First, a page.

The only journey I’ve ever taken with Margaret Lockwood is on a Hitchcock train. As Iris Henderson, a young woman on her way to get married, Lockwood is hit on the head by a flower-pot meant for an older woman she’s trying to help. Dizzy and with blurred vision Iris embarks on a journey that has her second-guessing herself as the older woman she has now befriended becomes the lady in the memorable mystery ride that is Alfred Hitchcock‘s The Lady Vanishes (1938).
The Lady Vanishes marks an important period in Alfred Hitchcock’s career. His twenty-second movie, Vanishes is the last in what has come to be known as Hitchcock’s classic, thriller sextet. This is also the last movie he made at England’s Gaumont-British Picture Corporation before moving to Los Angeles to start work in the Hollywood Studio system. Hitch left England with an exclamation point in his filmography. The hugely popular The Lady Vanishes received great reviews on both sides of the pond. Upon its release, The Times of London hailed Hitchcock, “The Prince of English Thrill-makers” and The New York Times hailed him “The greatest director of screen melodramas in the world” and named The Lady Vanishes Best Picture of 1938. In 1939, Hitchcock received the New York Film Critics Circle Award for Best Director, which is (astonishingly) the only time the master received an award for directing.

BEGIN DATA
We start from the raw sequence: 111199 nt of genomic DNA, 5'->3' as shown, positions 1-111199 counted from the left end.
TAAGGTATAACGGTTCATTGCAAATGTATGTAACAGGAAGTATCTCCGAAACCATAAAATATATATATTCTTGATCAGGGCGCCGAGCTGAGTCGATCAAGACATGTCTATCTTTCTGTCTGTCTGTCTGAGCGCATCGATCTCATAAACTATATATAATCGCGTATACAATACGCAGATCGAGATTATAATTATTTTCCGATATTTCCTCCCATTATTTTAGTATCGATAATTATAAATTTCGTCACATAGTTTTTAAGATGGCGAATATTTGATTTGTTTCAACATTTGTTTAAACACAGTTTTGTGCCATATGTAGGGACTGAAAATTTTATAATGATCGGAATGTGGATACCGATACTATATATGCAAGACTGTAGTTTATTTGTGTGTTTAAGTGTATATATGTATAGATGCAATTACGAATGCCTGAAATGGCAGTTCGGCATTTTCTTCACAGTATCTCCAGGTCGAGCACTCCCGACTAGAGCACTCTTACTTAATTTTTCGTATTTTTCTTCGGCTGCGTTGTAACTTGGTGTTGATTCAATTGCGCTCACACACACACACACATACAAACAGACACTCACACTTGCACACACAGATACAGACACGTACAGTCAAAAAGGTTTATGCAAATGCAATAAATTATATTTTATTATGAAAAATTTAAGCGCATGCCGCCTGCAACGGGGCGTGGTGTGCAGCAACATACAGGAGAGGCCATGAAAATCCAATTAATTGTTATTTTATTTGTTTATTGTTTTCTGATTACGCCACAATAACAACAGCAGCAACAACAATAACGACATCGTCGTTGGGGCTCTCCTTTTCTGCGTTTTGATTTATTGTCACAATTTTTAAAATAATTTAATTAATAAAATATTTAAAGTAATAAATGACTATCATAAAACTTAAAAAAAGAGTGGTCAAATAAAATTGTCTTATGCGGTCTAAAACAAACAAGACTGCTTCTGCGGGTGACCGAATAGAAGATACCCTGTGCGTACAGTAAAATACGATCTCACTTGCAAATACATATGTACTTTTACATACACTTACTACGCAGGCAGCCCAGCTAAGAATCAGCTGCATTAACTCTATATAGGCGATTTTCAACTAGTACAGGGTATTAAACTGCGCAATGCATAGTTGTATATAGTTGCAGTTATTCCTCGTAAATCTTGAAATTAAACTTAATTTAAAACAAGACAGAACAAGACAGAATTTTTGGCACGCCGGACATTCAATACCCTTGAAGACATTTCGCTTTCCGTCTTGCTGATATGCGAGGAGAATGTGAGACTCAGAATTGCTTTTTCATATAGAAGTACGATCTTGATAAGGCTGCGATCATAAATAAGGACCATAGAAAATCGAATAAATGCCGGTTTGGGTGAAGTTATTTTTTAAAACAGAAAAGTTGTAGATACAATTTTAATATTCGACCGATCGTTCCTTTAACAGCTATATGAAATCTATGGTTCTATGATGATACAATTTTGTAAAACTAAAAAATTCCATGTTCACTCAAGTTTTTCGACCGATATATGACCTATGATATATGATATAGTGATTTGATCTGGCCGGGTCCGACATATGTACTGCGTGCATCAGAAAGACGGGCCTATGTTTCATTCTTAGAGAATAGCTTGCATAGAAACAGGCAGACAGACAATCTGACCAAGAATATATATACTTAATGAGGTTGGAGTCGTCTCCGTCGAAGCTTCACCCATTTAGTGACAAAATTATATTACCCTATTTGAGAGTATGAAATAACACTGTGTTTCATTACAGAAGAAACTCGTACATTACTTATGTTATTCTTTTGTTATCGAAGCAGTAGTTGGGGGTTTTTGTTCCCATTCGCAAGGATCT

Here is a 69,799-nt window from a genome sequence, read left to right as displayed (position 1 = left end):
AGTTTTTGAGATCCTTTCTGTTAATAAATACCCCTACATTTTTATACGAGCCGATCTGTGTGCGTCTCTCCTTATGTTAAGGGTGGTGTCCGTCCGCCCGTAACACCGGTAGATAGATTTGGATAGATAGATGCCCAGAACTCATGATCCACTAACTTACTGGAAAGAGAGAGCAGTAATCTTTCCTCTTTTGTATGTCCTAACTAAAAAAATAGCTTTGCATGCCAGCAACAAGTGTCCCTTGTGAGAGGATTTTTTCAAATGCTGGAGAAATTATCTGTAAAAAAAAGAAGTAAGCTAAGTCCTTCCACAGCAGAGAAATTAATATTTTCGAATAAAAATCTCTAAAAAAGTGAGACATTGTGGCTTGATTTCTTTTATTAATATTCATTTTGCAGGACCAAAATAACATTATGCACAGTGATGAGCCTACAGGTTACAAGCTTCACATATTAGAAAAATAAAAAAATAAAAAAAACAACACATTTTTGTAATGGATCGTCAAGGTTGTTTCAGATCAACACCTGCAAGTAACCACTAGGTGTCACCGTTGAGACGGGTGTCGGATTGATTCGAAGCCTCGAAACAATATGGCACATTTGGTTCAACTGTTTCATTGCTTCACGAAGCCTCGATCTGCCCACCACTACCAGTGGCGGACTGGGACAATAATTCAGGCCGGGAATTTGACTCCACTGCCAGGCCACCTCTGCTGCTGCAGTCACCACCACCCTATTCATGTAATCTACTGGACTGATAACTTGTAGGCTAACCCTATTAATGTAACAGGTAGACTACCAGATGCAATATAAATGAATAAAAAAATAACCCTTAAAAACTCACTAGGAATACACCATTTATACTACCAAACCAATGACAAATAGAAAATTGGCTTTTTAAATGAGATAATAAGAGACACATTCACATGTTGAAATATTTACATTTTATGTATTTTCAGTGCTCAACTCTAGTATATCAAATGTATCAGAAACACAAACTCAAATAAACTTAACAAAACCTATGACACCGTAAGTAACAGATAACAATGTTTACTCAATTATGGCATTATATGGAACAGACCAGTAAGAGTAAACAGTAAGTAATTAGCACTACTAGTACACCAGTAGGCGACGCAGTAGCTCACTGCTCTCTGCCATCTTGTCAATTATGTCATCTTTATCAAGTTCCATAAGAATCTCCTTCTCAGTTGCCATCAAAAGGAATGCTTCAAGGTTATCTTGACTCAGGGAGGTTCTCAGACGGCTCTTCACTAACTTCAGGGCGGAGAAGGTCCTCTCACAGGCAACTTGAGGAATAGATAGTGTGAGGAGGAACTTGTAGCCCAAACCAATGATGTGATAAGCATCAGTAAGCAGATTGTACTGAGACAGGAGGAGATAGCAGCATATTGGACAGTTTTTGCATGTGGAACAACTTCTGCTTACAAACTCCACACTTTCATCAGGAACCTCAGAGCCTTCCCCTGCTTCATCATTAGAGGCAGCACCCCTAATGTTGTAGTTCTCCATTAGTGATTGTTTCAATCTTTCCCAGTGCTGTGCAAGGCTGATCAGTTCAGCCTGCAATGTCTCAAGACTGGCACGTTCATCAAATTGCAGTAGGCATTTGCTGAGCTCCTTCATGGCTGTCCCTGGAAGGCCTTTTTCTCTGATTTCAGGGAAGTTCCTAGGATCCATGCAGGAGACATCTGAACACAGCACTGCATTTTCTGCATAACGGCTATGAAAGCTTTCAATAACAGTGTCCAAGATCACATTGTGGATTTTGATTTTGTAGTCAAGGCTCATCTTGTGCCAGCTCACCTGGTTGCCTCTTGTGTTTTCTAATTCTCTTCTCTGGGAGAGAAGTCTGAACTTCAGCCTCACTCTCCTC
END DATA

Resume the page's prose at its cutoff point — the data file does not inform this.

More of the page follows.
Written by Sidney Gilliat and Frank Launder based on the 1936 novel The Wheel Spins by Ethel Lina White, The Lady Vanishes is an enjoyable, often outright funny, thriller that defies some genre conventions. I like this movie more every time I see it and go back-and-forth between this and The 39 Steps, another of the thriller sextet productions, as to which is my favorite Hitchcock movie from that era.
From the onset of The Lady Vanishes, Hitchcock has our undivided attention and the tension begins to build as a singer (who sounds like he’s moaning) is strangled. This scene is fairly creepy and sets a dire tone right off the bat. Hitchcock also uses a train whistle throughout the journey depicted here that sounds eerily like a woman’s shriek. It never fails to startle and is just one of the reasons The Lady Vanishes has an unbeatable formula for success. What we get here is a mystery and a mystery about whether there is a mystery, some of Hitch’s signature humor, suspicious sights and sounds, a great cast of characters who are all made to look guilty – and Alfred Hitchcock.